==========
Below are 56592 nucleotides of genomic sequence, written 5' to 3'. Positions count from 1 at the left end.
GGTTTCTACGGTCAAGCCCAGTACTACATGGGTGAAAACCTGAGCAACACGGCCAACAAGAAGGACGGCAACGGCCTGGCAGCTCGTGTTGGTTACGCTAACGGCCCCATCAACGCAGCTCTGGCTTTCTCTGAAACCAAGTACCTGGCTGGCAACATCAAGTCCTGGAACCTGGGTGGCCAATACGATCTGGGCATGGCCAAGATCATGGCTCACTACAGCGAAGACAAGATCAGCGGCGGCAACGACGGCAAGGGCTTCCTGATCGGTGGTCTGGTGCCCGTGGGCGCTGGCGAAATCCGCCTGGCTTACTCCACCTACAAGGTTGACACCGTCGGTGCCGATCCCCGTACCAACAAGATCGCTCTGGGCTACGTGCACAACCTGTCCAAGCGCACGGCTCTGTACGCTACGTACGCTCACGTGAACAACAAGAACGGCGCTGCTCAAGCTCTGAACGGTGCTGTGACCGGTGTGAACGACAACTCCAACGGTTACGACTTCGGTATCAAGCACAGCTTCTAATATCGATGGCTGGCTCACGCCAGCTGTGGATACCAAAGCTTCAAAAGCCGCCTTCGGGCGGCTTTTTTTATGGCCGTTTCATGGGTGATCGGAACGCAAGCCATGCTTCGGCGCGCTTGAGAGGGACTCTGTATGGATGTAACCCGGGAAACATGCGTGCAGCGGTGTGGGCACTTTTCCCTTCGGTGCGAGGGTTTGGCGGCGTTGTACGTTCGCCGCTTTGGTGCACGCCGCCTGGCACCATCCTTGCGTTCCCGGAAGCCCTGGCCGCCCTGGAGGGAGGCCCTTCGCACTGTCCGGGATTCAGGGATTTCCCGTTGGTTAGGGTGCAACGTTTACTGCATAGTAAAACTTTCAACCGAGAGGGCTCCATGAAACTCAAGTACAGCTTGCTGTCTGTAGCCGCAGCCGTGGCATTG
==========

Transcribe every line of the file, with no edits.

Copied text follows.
Below are 56592 nucleotides of genomic sequence, written 5' to 3'. Positions count from 1 at the left end.
GGTTTCTACGGTCAAGCCCAGTACTACATGGGTGAAAACCTGAGCAACACGGCCAACAAGAAGGACGGCAACGGCCTGGCAGCTCGTGTTGGTTACGCTAACGGCCCCATCAACGCAGCTCTGGCTTTCTCTGAAACCAAGTACCTGGCTGGCAACATCAAGTCCTGGAACCTGGGTGGCCAATACGATCTGGGCATGGCCAAGATCATGGCTCACTACAGCGAAGACAAGATCAGCGGCGGCAACGACGGCAAGGGCTTCCTGATCGGTGGTCTGGTGCCCGTGGGCGCTGGCGAAATCCGCCTGGCTTACTCCACCTACAAGGTTGACACCGTCGGTGCCGATCCCCGTACCAACAAGATCGCTCTGGGCTACGTGCACAACCTGTCCAAGCGCACGGCTCTGTACGCTACGTACGCTCACGTGAACAACAAGAACGGCGCTGCTCAAGCTCTGAACGGTGCTGTGACCGGTGTGAACGACAACTCCAACGGTTACGACTTCGGTATCAAGCACAGCTTCTAATATCGATGGCTGGCTCACGCCAGCTGTGGATACCAAAGCTTCAAAAGCCGCCTTCGGGCGGCTTTTTTTATGGCCGTTTCATGGGTGATCGGAACGCAAGCCATGCTTCGGCGCGCTTGAGAGGGACTCTGTATGGATGTAACCCGGGAAACATGCGTGCAGCGGTGTGGGCACTTTTCCCTTCGGTGCGAGGGTTTGGCGGCGTTGTACGTTCGCCGCTTTGGTGCACGCCGCCTGGCACCATCCTTGCGTTCCCGGAAGCCCTGGCCGCCCTGGAGGGAGGCCCTTCGCACTGTCCGGGATTCAGGGATTTCCCGTTGGTTAGGGTGCAACGTTTACTGCATAGTAAAACTTTCAACCGAGAGGGCTCCATGAAACTCAAGTACAGCTTGCTGTCTGTAGCCGCAGCCGTGGCATTG